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Discussion Starter #1
Having always had a soft-spot for Buffet horns, I had a GAS attack and got an S1. I had heard that the S1 had very good intonation, and I can tell you it is better than even my 2001 Yamaha YTS-62. Sitting in front of the turner and playing scales from top to bottom, the S1 was spot-on throughout. This is the third Buffet that I have played and or owned, the first was when I was in 7th grade, I played a school owned Super Dynaction, the band director had no idea what grade of horn that she had a 7th grader playing! I played that horn up to my Sophmore year of High school until the school got me a YTS-52 to play. The next Buffet was a pristine, early 1950's Dynaction Tenor that I owned, briefly, It however needed some work, more than I could afford, and traded it off for my Yamaha. Glad to say that I am back in the Buffet crowd! Enjoy some pictures of my rescent GAS attack!
 

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Congrats. I keep thinking about picking up a SDA to go with my SDA Alto, but I haven't found one in good enough condition for the price I'm willing to pay at this time.
 

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Congrats. I keep thinking about picking up a SDA to go with my SDA Alto, but I haven't found one in good enough condition for the price I'm willing to pay at this time.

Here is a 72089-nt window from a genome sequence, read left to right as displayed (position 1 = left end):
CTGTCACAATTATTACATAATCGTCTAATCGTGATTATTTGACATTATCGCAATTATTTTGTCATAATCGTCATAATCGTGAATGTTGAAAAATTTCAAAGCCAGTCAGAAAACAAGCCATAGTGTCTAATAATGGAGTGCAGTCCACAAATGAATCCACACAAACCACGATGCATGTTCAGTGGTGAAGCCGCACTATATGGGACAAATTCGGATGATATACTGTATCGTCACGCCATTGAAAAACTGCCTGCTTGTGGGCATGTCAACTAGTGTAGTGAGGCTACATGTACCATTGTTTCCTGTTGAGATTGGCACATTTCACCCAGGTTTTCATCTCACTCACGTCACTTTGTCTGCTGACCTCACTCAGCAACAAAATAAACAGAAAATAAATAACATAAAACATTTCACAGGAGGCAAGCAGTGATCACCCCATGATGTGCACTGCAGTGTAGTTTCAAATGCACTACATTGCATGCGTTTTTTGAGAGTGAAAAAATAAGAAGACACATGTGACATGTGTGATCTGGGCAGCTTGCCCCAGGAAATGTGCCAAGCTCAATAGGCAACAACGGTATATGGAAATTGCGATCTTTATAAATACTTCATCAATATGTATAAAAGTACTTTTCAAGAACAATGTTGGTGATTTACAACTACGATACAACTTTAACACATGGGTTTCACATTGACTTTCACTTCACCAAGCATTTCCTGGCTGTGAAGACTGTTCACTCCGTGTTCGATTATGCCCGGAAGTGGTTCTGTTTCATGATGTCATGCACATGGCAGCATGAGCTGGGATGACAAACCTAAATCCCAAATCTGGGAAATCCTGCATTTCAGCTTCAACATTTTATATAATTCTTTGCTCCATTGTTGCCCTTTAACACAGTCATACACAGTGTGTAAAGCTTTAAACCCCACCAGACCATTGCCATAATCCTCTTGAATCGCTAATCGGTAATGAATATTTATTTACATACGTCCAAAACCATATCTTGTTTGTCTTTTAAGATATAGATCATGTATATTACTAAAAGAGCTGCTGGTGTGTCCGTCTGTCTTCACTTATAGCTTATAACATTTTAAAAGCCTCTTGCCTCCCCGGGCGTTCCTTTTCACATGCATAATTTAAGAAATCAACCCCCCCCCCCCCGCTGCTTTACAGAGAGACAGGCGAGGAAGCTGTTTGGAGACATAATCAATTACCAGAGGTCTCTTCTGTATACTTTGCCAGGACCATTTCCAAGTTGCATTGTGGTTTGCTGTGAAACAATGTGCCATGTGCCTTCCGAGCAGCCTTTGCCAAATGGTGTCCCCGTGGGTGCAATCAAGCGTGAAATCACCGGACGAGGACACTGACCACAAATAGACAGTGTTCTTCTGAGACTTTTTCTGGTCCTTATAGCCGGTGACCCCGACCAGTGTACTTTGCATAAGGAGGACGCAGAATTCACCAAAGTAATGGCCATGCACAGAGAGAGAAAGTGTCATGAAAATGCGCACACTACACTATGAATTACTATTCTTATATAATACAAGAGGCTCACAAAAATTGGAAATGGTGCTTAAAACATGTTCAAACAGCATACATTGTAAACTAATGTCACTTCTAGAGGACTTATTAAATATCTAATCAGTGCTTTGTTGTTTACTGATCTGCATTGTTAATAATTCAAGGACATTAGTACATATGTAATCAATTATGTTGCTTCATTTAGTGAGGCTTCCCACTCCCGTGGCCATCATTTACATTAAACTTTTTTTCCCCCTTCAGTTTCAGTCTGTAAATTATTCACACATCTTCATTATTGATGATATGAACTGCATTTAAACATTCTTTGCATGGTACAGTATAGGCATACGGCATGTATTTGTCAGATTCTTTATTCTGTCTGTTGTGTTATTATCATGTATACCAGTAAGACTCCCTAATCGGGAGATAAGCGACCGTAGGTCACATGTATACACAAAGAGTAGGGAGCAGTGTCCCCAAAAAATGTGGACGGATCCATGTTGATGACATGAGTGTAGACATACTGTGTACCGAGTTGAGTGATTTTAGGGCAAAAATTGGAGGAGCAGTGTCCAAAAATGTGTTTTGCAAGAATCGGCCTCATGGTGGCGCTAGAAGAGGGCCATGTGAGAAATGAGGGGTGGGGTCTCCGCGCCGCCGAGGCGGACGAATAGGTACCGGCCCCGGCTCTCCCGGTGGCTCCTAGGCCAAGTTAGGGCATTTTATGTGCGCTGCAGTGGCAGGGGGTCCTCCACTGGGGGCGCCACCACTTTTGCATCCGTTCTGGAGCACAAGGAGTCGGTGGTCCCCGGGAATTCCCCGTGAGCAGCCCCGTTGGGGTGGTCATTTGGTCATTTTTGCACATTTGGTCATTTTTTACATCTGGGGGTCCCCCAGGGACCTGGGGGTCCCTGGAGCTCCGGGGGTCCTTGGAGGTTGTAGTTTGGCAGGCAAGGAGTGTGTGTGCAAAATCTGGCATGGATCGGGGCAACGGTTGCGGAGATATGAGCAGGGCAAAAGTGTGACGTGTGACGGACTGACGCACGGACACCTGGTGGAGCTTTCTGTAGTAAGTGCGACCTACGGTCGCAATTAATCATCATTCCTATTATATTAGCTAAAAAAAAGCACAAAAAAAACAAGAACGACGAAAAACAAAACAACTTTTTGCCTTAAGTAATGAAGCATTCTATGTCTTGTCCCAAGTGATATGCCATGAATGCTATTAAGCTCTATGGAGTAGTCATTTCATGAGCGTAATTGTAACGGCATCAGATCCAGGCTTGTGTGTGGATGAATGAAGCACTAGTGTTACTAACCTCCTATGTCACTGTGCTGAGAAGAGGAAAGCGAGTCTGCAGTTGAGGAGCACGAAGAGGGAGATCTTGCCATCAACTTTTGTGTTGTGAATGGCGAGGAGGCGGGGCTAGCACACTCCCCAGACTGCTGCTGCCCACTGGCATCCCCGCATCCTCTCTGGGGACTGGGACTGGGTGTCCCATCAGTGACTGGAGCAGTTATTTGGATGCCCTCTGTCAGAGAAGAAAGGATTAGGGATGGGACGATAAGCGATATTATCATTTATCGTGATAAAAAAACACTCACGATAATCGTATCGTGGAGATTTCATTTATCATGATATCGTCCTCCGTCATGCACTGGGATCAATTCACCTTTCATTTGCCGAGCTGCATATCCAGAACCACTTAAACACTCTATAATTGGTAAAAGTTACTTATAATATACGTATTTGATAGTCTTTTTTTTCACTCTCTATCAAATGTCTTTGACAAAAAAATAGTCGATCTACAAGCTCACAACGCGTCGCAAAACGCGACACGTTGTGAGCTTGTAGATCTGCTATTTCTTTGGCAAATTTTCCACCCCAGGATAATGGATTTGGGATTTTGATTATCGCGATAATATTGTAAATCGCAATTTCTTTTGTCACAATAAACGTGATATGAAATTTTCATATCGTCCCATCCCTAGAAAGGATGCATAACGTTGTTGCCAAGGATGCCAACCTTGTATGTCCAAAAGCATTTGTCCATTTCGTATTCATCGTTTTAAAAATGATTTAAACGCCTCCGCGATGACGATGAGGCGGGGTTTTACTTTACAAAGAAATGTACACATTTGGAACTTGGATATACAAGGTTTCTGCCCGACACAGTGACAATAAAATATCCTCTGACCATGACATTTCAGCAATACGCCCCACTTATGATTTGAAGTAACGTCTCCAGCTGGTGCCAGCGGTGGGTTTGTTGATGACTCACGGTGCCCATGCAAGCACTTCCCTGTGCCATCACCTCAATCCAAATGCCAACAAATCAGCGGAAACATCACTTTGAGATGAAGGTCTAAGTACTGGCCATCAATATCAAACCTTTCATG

That tends to be the problem when horns start getting 40, 50, 60+ years old. The S1 is showing that it is almost 40 years old. It has typical wear for its age and it has some acid bleed spots under the lacquer, but my 17-year-old Yamaha is having the same problem. Now I just need to decide if I want to have 2 tenors or sell the Yamaha.
 

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That tends to be the problem when horns start getting 40, 50, 60+ years old. The S1 is showing that it is almost 40 years old. It has typical wear for its age and it has some acid bleed spots under the lacquer, but my 17-year-old Yamaha is having the same problem. Now I just need to decide if I want to have 2 tenors or sell the Yamaha.
Lacquer wear and stuff like that doesn't bother me, I have a 10M that has 0 left. It just seems like I see a bunch with major dents or necks that are trashed or what not, but they want top dollar for it.
 

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I love my S1. I don’t usually apply mystical terms to horns, but it’s like that one chose me. Best intonation ever, and it’s tone seems to do exactly what I need it to do when I need it to do it.

I had a YTS-875EX, and I just felt so much more connected to the S1 somehow. This particular horn has been mine twice, and it has a fascinating history.

I’ve been studying the history of ES/Buffet Crampon, and it’s really fascinating. They really have been around for the entire history of modern woodwinds and pioneered some of the features we take for granted on modern horns. They even have a deeper history than Selmer.